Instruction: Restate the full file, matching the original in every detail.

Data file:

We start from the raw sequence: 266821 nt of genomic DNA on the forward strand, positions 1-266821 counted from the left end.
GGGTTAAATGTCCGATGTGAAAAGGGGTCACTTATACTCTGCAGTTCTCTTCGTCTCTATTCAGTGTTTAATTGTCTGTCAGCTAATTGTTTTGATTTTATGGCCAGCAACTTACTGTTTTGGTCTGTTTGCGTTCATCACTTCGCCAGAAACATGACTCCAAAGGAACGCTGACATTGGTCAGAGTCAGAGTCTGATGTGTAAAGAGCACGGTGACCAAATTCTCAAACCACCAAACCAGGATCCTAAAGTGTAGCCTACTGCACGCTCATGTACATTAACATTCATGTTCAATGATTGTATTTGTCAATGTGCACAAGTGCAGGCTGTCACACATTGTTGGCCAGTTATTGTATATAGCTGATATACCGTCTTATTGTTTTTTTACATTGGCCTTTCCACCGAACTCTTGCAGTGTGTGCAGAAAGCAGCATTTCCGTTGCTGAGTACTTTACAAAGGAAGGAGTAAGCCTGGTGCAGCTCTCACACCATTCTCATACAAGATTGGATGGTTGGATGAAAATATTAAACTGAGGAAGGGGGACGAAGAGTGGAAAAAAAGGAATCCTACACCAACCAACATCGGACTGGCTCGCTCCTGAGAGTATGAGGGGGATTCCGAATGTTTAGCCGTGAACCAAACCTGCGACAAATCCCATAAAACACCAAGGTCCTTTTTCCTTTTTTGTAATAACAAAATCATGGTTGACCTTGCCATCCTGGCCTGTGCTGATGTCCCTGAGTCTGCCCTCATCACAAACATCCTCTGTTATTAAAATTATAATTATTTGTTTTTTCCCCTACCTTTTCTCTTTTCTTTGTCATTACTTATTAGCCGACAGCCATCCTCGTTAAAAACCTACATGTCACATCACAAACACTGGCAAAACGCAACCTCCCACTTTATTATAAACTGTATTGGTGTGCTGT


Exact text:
We start from the raw sequence: 266821 nt of genomic DNA on the forward strand, positions 1-266821 counted from the left end.
GGGTTAAATGTCCGATGTGAAAAGGGGTCACTTATACTCTGCAGTTCTCTTCGTCTCTATTCAGTGTTTAATTGTCTGTCAGCTAATTGTTTTGATTTTATGGCCAGCAACTTACTGTTTTGGTCTGTTTGCGTTCATCACTTCGCCAGAAACATGACTCCAAAGGAACGCTGACATTGGTCAGAGTCAGAGTCTGATGTGTAAAGAGCACGGTGACCAAATTCTCAAACCACCAAACCAGGATCCTAAAGTGTAGCCTACTGCACGCTCATGTACATTAACATTCATGTTCAATGATTGTATTTGTCAATGTGCACAAGTGCAGGCTGTCACACATTGTTGGCCAGTTATTGTATATAGCTGATATACCGTCTTATTGTTTTTTTACATTGGCCTTTCCACCGAACTCTTGCAGTGTGTGCAGAAAGCAGCATTTCCGTTGCTGAGTACTTTACAAAGGAAGGAGTAAGCCTGGTGCAGCTCTCACACCATTCTCATACAAGATTGGATGGTTGGATGAAAATATTAAACTGAGGAAGGGGGACGAAGAGTGGAAAAAAAGGAATCCTACACCAACCAACATCGGACTGGCTCGCTCCTGAGAGTATGAGGGGGATTCCGAATGTTTAGCCGTGAACCAAACCTGCGACAAATCCCATAAAACACCAAGGTCCTTTTTCCTTTTTTGTAATAACAAAATCATGGTTGACCTTGCCATCCTGGCCTGTGCTGATGTCCCTGAGTCTGCCCTCATCACAAACATCCTCTGTTATTAAAATTATAATTATTTGTTTTTTCCCCTACCTTTTCTCTTTTCTTTGTCATTACTTATTAGCCGACAGCCATCCTCGTTAAAAACCTACATGTCACATCACAAACACTGGCAAAACGCAACCTCCCACTTTATTATAAACTGTATTGGTGTGCTGT